Reference > Cambridge History > Cavalier and Puritan > Writers of the Couplet > The revolution in English verse
   Sir John Beaumont  


The Cambridge History of English and American Literature in 18 Volumes (1907–21).
Volume VII. Cavalier and Puritan.

III. Writers of the Couplet.

§ 1. The revolution in English verse.

NO dogma of Dryden and the critics who were his contemporaries is more familiar than that which gave Edmund Waller the credit of bringing about a revolution in English verse. Dryden wrote, in 1664:
the excellence and dignity of it [i.e. rime] were never fully known till Mr. Waller taught it; he first made writing easily an art; first showed us to conclude the sense, most commonly in distichs, which, in the verse of those before him, runs on for so many lines together, that the reader is out of breath to overtake it. 1 
The author of the preface to the second part of Waller’s poems (1690) indulged in eulogy without qualification:
The reader needs to be told no more in commendation of these Poems, than that they are Mr. Waller’s; a name that carries everything in it that is either great or graceful in poetry. He was, indeed, the parent of English verse, and the first that showed us our tongue had beauty and numbers in it…. The tongue came into his hands like a rough diamond: he polished it first, and to that degree, that all artists since him have admired the workmanship, without pretending to mend it.
  These words represent the general conviction of an age in which smoothness of rhythm and terseness of language were indispensable conditions of poetry. The self-contained couplet became the universal medium to which these tests were applied; and in Waller’s couplets the age found the earliest form of verse which answered them satisfactorily. Waller, during the last thirty years of his life, must have been thoroughly familiar with the reputation which he enjoyed as the improver of our numbers; but it would be difficult to discover any set purpose or novel poetical theory underlying the form of the poems which made him famous. The decasyllabic couplet had been employed very generally, among other forms, by Elizabethan writers; and, in Englands Heroicall Epistles, written before the end of the sixteenth century, Drayton had given an example of couplet-writing in which there is as little overlapping of the sense from couplet to couplet as in any of Waller’s most admired poems. But the general tendency of those poets of “the former age” who used the couplet was to overstep the limits which Drayton instinctively felt that it imposed. Its bounds were too narrow for the richness of imagination which distinguished the followers of Marlowe or of Spenser, and for the elaboration of thought with which younger poets followed the example of Donne. Those bounds were better suited to Jonson; but, although much of his work in this form anticipates the practice of a later age, his abrupt vigour of language and his natural fluency were against consistency in his handling of the couplet. In many cases, where one couplet was allowed to pass into the next without any break of sense or construction, and where this continued for many lines together, the demands of melody prevented the poet from indulging in weak rimes, or ending one couplet with a conjunction or preposition which bound it to its successor; but, among the lesser poets of the Stewart epoch, such tricks became increasingly common, until, in poems like Chamberlayne’s Pharonnida, sentences were carried on without a break through couplet after couplet. The casual beauties of such passages are hidden by a pedantic neglect of form, which amounts to a point of honour with the writer.   2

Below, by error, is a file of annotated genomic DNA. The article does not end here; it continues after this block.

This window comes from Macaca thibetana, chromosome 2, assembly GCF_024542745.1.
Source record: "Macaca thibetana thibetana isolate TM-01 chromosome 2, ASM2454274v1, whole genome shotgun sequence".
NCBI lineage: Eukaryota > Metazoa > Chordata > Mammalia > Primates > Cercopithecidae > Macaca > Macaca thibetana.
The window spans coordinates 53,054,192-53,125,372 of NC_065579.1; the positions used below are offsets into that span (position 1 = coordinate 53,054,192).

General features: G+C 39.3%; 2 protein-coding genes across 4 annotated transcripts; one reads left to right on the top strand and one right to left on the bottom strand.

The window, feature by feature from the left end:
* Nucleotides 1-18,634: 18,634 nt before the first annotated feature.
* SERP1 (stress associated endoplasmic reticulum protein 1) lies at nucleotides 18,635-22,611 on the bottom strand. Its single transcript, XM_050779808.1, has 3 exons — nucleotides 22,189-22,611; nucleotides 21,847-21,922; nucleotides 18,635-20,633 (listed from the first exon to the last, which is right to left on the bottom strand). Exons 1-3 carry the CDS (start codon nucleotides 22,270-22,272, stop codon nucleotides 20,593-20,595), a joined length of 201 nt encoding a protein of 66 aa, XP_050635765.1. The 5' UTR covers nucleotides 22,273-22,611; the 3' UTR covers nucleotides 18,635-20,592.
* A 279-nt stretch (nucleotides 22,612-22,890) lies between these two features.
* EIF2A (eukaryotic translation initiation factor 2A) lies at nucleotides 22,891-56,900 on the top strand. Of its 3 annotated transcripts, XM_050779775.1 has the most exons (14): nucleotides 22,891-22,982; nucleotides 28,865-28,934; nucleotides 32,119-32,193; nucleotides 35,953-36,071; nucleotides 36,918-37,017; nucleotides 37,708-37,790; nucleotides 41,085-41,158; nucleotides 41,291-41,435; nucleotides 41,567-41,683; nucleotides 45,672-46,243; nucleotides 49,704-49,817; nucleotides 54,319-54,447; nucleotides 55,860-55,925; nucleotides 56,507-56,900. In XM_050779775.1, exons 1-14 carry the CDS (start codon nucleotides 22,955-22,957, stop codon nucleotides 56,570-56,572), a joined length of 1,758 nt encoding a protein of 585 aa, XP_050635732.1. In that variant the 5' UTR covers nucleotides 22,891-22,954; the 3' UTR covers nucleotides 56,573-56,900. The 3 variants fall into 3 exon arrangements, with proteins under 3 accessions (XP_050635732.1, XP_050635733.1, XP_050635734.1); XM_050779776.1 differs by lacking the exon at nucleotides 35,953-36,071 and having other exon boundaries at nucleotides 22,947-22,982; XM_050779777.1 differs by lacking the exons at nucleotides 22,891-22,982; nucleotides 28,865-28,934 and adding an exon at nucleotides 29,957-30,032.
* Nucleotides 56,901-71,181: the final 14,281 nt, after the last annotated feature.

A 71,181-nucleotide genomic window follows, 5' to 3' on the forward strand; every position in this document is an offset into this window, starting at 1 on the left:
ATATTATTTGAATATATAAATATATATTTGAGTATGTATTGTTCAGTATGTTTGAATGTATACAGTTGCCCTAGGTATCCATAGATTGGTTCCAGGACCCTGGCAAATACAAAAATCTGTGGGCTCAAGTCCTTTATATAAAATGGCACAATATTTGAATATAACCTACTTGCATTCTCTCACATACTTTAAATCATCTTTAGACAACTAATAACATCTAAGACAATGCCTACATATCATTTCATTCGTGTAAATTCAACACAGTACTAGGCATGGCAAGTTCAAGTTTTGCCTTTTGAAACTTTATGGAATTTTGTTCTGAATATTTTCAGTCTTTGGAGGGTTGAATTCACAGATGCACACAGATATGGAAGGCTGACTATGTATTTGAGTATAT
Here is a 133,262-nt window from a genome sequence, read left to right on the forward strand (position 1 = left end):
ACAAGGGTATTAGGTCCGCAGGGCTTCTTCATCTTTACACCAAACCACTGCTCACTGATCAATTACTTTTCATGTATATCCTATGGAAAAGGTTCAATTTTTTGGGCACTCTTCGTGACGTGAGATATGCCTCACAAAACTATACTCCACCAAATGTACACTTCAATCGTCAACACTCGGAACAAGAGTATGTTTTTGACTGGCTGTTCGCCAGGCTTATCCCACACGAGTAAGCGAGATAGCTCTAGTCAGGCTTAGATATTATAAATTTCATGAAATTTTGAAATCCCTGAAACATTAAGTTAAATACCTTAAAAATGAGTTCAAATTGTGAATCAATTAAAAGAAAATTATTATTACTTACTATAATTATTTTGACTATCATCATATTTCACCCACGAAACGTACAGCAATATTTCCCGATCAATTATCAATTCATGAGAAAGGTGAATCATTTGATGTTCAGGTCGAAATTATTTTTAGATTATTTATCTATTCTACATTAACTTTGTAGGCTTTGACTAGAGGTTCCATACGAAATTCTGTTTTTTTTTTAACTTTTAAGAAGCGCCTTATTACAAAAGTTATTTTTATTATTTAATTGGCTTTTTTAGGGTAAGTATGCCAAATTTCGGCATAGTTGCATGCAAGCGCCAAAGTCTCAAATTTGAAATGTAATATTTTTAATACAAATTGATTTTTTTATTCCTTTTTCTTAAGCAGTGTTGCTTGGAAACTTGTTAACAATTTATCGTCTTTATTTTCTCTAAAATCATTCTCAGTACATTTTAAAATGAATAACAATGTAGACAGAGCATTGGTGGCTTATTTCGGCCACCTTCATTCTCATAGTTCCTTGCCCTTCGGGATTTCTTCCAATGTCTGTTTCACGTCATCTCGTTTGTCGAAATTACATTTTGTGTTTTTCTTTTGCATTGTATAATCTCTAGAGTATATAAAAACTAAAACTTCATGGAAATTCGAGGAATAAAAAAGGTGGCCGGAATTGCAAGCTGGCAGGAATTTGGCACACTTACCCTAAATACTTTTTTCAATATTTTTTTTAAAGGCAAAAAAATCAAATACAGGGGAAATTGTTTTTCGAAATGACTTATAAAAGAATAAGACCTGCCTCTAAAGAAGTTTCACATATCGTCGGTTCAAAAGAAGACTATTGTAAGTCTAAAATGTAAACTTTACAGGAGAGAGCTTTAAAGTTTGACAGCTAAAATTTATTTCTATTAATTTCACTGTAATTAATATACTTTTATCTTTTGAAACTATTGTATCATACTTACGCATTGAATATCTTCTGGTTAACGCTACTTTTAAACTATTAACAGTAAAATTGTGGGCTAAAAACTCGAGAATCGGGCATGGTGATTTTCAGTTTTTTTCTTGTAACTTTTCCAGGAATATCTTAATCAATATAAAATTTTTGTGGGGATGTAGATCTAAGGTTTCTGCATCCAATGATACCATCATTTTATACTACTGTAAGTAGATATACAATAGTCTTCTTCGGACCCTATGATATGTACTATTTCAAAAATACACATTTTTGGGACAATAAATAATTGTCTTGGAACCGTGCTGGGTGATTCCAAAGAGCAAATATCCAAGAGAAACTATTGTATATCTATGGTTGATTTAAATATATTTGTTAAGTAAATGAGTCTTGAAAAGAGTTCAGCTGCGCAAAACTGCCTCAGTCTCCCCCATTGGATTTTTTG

Note 1. Dedication of The Rival Ladies (Works, ed. Scott [Saintsbury’s ed.], vol. III, p. 137). See, also, preface to Fables, 1700 (ibid., vol. XI, pp. 209, 210). [ back ]

   Sir John Beaumont  

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